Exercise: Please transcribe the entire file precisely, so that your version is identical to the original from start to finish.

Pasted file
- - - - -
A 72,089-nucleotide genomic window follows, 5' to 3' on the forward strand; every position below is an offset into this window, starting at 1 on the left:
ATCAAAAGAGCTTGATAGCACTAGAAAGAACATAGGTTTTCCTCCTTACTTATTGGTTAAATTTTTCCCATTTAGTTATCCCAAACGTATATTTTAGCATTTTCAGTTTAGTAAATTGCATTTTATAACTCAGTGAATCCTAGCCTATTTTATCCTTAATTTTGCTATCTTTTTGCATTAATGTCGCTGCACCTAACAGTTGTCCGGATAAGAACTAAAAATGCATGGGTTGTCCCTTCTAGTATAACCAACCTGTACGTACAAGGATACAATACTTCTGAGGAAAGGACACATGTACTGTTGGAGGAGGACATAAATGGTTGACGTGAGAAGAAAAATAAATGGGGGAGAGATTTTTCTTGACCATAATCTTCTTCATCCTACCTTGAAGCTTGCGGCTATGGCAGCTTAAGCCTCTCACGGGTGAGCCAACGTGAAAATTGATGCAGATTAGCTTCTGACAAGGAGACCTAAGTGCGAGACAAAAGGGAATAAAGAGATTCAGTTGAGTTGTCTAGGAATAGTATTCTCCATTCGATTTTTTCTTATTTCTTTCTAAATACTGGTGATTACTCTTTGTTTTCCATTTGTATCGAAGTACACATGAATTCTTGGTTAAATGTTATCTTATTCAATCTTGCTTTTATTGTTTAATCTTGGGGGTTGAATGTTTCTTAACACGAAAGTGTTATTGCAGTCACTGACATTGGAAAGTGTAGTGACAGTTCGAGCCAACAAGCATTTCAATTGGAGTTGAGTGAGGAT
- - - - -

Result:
A 72,089-nucleotide genomic window follows, 5' to 3' on the forward strand; every position below is an offset into this window, starting at 1 on the left:
ATCAAAAGAGCTTGATAGCACTAGAAAGAACATAGGTTTTCCTCCTTACTTATTGGTTAAATTTTTCCCATTTAGTTATCCCAAACGTATATTTTAGCATTTTCAGTTTAGTAAATTGCATTTTATAACTCAGTGAATCCTAGCCTATTTTATCCTTAATTTTGCTATCTTTTTGCATTAATGTCGCTGCACCTAACAGTTGTCCGGATAAGAACTAAAAATGCATGGGTTGTCCCTTCTAGTATAACCAACCTGTACGTACAAGGATACAATACTTCTGAGGAAAGGACACATGTACTGTTGGAGGAGGACATAAATGGTTGACGTGAGAAGAAAAATAAATGGGGGAGAGATTTTTCTTGACCATAATCTTCTTCATCCTACCTTGAAGCTTGCGGCTATGGCAGCTTAAGCCTCTCACGGGTGAGCCAACGTGAAAATTGATGCAGATTAGCTTCTGACAAGGAGACCTAAGTGCGAGACAAAAGGGAATAAAGAGATTCAGTTGAGTTGTCTAGGAATAGTATTCTCCATTCGATTTTTTCTTATTTCTTTCTAAATACTGGTGATTACTCTTTGTTTTCCATTTGTATCGAAGTACACATGAATTCTTGGTTAAATGTTATCTTATTCAATCTTGCTTTTATTGTTTAATCTTGGGGGTTGAATGTTTCTTAACACGAAAGTGTTATTGCAGTCACTGACATTGGAAAGTGTAGTGACAGTTCGAGCCAACAAGCATTTCAATTGGAGTTGAGTGAGGAT